Mycotoxins pose a threat to food safety worldwide. Because they are considered among the most prominent and dangerous toxins that can affect any part of the food chain—from pre-harvest to food processing —prevention and mitigation of mycotoxin contamination is critical to protect consumers from the adverse health effects associated with these toxins.
“Mycotoxins, such as aflatoxins, are very toxic and present a significant health hazard to consumers,” says Hassan Gourama, PhD, associate professor of food science at Penn State Extension, College of Agricultural Sciences, at Pennsylvania State University in University Park.
With the potential to contaminate a variety of common foods, such as grains (corn, barley, wheat, rice, and oats), nuts, cocoa, and milk, mycotoxins present an ongoing challenge to food safety all along the food chain. The ideal way to mitigate their risk to food safety is to prevent these toxins from entering the food chain at all, and a number of pre-harvest strategies based on good agricultural practices (GAPs) can help.
Even with the best prevention strategies, however, mycotoxins can end up in the food chain given that they are ubiquitous worldwide and that ever-changing environmental conditions preclude strict elimination. “Mycotoxins are naturally occurring toxins found globally and cannot be controlled completely,” says Ronald Niemeijer, MSc, director of global marketing food and feed diagnostics at R-Biopharm AG in Darmstadt, Germany. “The weather conditions prior to harvest play a major role in the risk of mycotoxin production, and globalization of trade flows, as well as climate change, lead to the occurrence of unexpected mycotoxins in unusual products.”
Niemeijer stresses that once mycotoxins enter the food chain, it is nearly impossible to completely remove them during processing, as the toxins are chemically relatively stable. At this stage, detoxification is needed to reduce their level or to partially eliminate these toxins during the food processing stage.
This article describes what mycotoxins are, details the risk they pose to the food chain and human health, explains how to prevent these toxins from entering the food chain, and offers strategies to minimize their risk if they do.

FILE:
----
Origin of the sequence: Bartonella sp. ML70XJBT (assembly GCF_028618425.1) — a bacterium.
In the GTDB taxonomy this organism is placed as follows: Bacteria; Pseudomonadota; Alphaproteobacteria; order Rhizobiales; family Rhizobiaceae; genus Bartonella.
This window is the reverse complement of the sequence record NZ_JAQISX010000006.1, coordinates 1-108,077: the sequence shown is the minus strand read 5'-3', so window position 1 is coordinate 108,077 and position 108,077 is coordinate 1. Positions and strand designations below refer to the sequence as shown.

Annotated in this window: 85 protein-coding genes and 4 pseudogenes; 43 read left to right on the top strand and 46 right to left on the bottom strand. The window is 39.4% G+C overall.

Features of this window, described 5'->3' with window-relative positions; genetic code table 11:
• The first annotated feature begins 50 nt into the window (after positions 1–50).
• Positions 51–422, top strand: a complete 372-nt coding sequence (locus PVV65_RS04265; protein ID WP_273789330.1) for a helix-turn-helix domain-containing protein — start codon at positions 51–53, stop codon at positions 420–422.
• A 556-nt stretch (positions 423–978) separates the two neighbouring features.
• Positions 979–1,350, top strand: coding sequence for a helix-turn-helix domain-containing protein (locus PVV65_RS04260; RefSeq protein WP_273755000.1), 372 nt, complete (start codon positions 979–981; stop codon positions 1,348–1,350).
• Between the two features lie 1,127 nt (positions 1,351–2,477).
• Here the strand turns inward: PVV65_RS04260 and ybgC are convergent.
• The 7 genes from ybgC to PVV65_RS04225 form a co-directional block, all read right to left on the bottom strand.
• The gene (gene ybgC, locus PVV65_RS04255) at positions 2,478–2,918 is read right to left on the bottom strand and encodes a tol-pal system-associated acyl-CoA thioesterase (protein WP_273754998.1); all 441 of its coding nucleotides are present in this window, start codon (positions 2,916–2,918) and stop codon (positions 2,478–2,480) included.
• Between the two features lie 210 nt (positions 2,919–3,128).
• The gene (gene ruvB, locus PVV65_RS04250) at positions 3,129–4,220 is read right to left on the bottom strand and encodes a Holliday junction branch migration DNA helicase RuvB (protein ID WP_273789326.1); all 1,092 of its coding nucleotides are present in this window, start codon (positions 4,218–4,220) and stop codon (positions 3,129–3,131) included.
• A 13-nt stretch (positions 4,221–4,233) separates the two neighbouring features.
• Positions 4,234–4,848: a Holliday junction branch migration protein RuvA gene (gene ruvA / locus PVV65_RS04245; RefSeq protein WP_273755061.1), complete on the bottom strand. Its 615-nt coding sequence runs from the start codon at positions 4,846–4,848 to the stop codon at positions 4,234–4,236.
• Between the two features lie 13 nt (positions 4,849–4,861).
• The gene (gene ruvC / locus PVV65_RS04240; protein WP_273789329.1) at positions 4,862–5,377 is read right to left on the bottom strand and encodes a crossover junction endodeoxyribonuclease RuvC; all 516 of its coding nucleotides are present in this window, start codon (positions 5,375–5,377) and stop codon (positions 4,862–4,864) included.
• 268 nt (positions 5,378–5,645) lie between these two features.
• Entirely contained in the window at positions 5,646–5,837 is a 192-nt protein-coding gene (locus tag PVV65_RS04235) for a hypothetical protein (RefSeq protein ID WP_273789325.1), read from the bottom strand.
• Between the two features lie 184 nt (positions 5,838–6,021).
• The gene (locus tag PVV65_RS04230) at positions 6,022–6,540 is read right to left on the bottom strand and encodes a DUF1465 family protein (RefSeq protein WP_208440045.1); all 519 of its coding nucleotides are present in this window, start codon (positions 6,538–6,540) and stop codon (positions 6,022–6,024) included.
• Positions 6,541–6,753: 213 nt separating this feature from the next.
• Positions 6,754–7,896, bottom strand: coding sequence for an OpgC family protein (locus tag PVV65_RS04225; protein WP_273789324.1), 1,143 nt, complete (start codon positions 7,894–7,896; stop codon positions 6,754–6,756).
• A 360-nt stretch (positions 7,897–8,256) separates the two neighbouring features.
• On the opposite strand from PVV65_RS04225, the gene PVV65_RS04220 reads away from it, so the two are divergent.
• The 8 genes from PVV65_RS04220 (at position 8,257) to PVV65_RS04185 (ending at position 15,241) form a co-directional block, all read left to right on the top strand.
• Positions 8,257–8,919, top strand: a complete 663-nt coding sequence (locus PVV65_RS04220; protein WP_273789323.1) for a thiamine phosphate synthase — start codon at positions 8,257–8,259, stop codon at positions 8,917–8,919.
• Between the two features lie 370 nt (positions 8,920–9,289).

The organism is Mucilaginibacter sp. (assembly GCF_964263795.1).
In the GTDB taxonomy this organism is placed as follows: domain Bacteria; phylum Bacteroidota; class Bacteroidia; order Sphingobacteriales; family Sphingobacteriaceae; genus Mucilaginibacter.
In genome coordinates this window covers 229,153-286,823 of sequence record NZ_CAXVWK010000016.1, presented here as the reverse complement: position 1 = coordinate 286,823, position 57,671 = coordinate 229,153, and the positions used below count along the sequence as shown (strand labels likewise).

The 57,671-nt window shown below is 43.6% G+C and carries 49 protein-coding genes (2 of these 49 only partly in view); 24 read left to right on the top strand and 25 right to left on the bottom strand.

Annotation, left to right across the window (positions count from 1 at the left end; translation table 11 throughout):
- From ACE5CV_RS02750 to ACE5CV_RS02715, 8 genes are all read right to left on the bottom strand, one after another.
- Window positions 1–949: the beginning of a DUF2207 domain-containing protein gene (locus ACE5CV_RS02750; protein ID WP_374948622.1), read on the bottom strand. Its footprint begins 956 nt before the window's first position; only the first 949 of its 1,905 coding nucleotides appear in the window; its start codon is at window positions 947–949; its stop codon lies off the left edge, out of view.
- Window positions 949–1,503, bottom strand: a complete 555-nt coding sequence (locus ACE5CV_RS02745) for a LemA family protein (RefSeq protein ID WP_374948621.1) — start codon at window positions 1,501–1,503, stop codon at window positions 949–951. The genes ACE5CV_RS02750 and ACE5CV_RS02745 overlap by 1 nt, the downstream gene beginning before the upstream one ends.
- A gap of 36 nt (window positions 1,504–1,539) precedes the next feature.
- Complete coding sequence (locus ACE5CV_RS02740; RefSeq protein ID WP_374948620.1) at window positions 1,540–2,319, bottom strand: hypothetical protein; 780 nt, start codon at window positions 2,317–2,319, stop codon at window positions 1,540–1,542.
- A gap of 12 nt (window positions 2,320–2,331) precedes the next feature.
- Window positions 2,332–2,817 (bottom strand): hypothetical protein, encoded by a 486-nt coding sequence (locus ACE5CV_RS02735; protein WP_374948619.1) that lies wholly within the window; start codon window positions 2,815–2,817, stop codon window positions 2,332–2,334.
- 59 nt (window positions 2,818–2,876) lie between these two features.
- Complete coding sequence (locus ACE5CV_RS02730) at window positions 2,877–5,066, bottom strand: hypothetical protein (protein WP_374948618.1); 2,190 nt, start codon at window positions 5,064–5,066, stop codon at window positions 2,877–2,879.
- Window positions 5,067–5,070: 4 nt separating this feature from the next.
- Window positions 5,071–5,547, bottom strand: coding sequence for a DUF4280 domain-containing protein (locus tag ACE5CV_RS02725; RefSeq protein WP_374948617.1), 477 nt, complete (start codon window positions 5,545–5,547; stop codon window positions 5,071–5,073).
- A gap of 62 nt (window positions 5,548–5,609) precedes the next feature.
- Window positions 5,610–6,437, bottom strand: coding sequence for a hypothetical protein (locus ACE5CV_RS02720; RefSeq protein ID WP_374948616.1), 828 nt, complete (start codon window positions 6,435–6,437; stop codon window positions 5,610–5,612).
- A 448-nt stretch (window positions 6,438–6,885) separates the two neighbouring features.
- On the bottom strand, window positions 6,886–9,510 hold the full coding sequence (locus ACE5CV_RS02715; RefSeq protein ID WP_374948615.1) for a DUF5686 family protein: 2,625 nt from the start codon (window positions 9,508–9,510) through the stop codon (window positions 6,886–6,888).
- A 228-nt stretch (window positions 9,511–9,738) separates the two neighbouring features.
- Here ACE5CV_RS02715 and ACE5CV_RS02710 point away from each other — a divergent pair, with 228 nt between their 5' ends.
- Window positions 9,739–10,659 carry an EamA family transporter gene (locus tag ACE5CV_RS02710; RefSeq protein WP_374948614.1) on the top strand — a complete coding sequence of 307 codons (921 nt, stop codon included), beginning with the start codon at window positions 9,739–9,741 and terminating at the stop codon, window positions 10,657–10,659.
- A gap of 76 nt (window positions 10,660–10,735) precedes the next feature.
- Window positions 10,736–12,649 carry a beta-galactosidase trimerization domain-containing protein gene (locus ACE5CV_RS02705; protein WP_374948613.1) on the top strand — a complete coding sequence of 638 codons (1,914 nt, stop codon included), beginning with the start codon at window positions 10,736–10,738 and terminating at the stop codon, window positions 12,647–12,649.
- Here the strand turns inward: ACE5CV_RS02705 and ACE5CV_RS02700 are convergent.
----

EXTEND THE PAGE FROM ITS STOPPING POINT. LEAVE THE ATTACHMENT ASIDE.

Mycotoxins: Ubiquitous and Challenging
“Mycotoxins are naturally occurring compounds that contaminate food and feed around the world,” says Rebeca Lopez-Garcia, PhD, principal at Logre International Food Science Consulting in Mexico City, adding that the toxins are produced by molds, the most common of which are Aspergillus, Fusarium, and Penicillium.
According to a 2020 review of mycotoxins by Agriopoulou and colleagues, there are currently approximately 400 compounds identified as mycotoxins, and about 30 of these receive the most attention with regard to their threat to human and animal health. Table 1 lists the compounds of most concern, along with the food commodity at risk of contamination with a specific compound.
Among these groups of mycotoxins, aflatoxins are considered the most harmful to human and animal health, says Dr. Gourama. “Aflatoxins have many toxic effects, including acute toxicity, liver cancer, liver cirrhosis, and growth retardation,” he says, adding that symptoms of acute toxicity include abdominal complications, jaundice, pulmonary edema, coma, and death.
Along with the significant health impact, mycotoxins also have a significant economic impact; for example, the value of contaminated crops decreases considerably. “Producers may face export limitations, or lots may be even impossible to sell and have to be destroyed,” says Niemeijer.
As highlighted in the 2020 review by Agriopoulou and colleagues, other significant sources of economic loss include increases in production costs, lowered animal production, irregularity of production, regulatory enforcements, and the need for testing and other quality control measures. Data show that mycotoxin contamination of 25% of the world’s harvested crops costs billions in dollars annually.
Prevention: the First and Best Line of Defense
Once mycotoxins are in the food chain they are impossible to completely eradicate; therefore, prevention is critical. Pre-harvest practices can maintain the health of crops and reduce their susceptibility to fungal contaminants. Dr. Gourama cites several agronomic and management practices that can be applied to achieve this end, including reducing crop residues in the field from the previous harvest (as they can be the initial inoculum for the next crop), using proper irrigation and nutrition to keep crops healthy and less susceptible to fungal invasion, implementing crop rotation to reduce the level of fungal contamination in the field, and planting resistant crop varieties if possible.